As someone with ADHD, I’m no stranger to being distracted. And you’d not think that would be something I’d consider a benefit.
But the truth is, that perseverance is the far more noxious symptom for me these days. I hate when I have time on my hands and it disappears with me down some rabbit hole of “hyper-focus.”
I’m talking about the nasty click-bait primarily. But other things can hold my eyes like hawsers hold ships to the quayside.
It gets me every time
So when I’m supposed to have free time, nothing annoys me more than to have it come to an end and leave me feeling like I wasted that time doing something that benefited no one, not even myself.
Now usually when I have free time, I know exactly what I want to do with it, and that might not really be the definition of free time.
But for me, free time is time when I can choose from the list of things I’d like to do, without having to worry about the list of things that have to be done.
I never actually have idle time
The closest I get to idling is when I read, and because that is so close to being idle, I feel a little guilty about doing that so free time is rarely spent at that pursuit.
And heaven help me if I need to do something on the computer that is from the “would like to do” list, because it isn’t long before I’m down that FacebookYoutubeClickbaitTwitter rabbit hole full of hell and twenty photos captured just at the right/wrong moment ….
Practice makes distracted
So I try to keep distracting myself with the excitement of the thing I’m supposed to be doing, since I can’t point out to myself that the need is imperative, not like I could if the thing I am doing were on the “should have been done last week” list.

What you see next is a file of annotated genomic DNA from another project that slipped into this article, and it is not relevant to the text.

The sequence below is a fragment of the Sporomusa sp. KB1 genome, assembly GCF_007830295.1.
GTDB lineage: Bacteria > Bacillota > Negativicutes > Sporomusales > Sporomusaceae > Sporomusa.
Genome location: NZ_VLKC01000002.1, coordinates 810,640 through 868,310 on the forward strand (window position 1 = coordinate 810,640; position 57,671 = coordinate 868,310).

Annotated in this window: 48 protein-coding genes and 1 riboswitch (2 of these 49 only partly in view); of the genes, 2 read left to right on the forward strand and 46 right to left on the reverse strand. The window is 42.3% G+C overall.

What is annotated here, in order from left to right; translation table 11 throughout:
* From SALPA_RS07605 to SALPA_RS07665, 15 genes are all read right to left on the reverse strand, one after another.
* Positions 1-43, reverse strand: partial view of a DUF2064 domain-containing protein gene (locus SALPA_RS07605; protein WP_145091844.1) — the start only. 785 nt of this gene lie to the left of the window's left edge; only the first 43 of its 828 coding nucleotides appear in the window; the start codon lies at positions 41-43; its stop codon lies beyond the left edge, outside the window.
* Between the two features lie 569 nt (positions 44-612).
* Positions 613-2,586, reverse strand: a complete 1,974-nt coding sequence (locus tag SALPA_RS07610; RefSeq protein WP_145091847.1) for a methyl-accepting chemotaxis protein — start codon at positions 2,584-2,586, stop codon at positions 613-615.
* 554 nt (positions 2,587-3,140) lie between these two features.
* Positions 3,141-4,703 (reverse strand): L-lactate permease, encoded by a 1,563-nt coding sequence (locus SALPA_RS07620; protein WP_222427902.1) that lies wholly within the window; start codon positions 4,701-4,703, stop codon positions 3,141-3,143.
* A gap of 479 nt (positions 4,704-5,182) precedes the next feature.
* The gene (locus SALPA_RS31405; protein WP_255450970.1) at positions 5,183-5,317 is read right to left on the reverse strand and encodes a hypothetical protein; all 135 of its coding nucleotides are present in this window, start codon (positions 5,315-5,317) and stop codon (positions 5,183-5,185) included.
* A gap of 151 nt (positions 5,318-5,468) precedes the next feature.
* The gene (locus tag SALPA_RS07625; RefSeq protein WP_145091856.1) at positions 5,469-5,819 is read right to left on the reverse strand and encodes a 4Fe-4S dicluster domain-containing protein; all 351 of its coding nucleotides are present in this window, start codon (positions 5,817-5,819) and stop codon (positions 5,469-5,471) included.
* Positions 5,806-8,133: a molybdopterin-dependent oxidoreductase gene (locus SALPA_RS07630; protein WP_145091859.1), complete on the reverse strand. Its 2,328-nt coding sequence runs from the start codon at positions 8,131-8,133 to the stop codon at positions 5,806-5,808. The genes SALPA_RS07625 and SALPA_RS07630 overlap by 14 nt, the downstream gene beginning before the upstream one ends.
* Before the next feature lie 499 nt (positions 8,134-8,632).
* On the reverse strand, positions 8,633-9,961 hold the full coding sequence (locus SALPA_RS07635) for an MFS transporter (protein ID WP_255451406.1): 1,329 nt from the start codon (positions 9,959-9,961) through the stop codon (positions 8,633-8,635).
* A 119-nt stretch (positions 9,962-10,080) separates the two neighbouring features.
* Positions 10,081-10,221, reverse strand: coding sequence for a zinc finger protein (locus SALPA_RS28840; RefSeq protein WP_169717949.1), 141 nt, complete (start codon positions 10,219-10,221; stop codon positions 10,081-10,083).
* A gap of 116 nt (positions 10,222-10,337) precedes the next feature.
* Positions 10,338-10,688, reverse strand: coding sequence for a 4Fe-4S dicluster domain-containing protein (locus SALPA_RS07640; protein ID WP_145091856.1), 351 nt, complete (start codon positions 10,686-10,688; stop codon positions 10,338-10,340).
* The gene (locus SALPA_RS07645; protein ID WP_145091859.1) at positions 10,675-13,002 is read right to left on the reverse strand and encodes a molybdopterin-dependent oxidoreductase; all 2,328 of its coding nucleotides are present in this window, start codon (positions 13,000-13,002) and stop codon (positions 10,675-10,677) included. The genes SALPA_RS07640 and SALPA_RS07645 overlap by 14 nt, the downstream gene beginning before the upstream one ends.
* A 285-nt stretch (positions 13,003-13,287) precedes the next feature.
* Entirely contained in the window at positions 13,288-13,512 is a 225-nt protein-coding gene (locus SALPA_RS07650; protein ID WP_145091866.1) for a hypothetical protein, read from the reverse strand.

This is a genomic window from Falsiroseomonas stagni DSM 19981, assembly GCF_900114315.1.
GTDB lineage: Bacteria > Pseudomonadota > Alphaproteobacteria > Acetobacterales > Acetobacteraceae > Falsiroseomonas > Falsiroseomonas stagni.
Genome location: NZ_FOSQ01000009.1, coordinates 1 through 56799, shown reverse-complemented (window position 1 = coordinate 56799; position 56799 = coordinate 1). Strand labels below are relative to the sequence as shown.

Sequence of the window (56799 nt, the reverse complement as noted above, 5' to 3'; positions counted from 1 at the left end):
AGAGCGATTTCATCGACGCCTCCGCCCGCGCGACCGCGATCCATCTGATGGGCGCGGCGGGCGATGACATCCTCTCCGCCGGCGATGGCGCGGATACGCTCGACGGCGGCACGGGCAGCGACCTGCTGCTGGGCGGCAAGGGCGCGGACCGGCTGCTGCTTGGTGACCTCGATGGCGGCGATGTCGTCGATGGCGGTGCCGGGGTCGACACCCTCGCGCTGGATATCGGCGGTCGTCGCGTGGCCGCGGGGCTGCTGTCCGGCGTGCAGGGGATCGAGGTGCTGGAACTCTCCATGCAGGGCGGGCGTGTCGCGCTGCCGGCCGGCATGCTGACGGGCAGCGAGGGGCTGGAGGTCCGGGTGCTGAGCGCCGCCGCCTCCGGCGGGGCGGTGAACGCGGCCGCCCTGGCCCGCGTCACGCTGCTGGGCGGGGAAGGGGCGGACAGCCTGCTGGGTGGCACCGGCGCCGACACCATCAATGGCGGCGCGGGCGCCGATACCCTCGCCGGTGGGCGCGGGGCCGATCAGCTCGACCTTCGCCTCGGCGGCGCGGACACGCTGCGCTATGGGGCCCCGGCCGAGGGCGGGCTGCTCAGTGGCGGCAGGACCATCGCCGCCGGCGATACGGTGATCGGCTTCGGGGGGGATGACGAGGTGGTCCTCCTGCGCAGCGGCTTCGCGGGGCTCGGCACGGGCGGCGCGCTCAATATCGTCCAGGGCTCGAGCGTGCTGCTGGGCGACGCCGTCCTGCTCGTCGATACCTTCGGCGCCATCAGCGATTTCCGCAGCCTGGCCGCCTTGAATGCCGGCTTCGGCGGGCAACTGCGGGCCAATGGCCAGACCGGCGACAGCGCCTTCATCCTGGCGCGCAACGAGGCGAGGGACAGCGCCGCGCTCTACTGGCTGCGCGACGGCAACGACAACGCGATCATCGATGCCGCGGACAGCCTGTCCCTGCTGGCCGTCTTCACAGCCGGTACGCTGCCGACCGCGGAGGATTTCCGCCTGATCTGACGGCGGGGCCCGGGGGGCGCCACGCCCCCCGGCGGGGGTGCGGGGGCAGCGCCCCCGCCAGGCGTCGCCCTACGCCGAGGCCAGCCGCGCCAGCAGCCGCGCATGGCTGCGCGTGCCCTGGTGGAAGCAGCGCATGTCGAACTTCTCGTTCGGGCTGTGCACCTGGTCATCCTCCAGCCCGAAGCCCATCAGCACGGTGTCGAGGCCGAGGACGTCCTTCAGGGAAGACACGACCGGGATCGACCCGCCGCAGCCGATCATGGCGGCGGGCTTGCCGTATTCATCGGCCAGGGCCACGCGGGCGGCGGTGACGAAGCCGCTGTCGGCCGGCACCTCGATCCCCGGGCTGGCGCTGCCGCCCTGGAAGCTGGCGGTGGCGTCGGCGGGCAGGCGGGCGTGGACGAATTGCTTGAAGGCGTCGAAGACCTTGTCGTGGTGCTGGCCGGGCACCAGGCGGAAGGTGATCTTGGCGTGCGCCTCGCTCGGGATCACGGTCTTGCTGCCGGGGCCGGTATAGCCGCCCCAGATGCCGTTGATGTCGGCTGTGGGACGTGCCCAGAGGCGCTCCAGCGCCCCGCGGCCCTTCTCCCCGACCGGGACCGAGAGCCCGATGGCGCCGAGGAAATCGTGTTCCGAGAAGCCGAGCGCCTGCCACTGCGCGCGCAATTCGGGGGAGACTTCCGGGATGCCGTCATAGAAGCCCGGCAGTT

And I try to keep from disappearing into that trance like state where I just stare at whatever holds me spellbound.
Close your mouth …
Yep, I hate the look I have when I’m captured by the TV and I’m stuck watching something I cannot even claim to like because there is flickering light and movement. And I need to say right here that my so-called hyper-focus is rarely on what I need to focus on and never in my control.
When I’m in control, I’m not hyper-focusing. When I’m in control, it’s a kind of half control, like riding a runaway horse that occasionally responds to my shouts or my attempts to steer. The closest thing to control that I have is when I keep reminding myself to check to see if I’m on task.
And as annoying as that is to have to do when I’m doing something important, it’s way more annoying to have to keep checking in on myself when I’m supposed to be having fun or doing something I want to do. Like, waaay more.
Babcock, K. (2017). Seeking Distraction. Psych Central. Retrieved on October 16, 2017, from https://blogs.psychcentral.com/adhd-man/2017/04/seeking-distraction/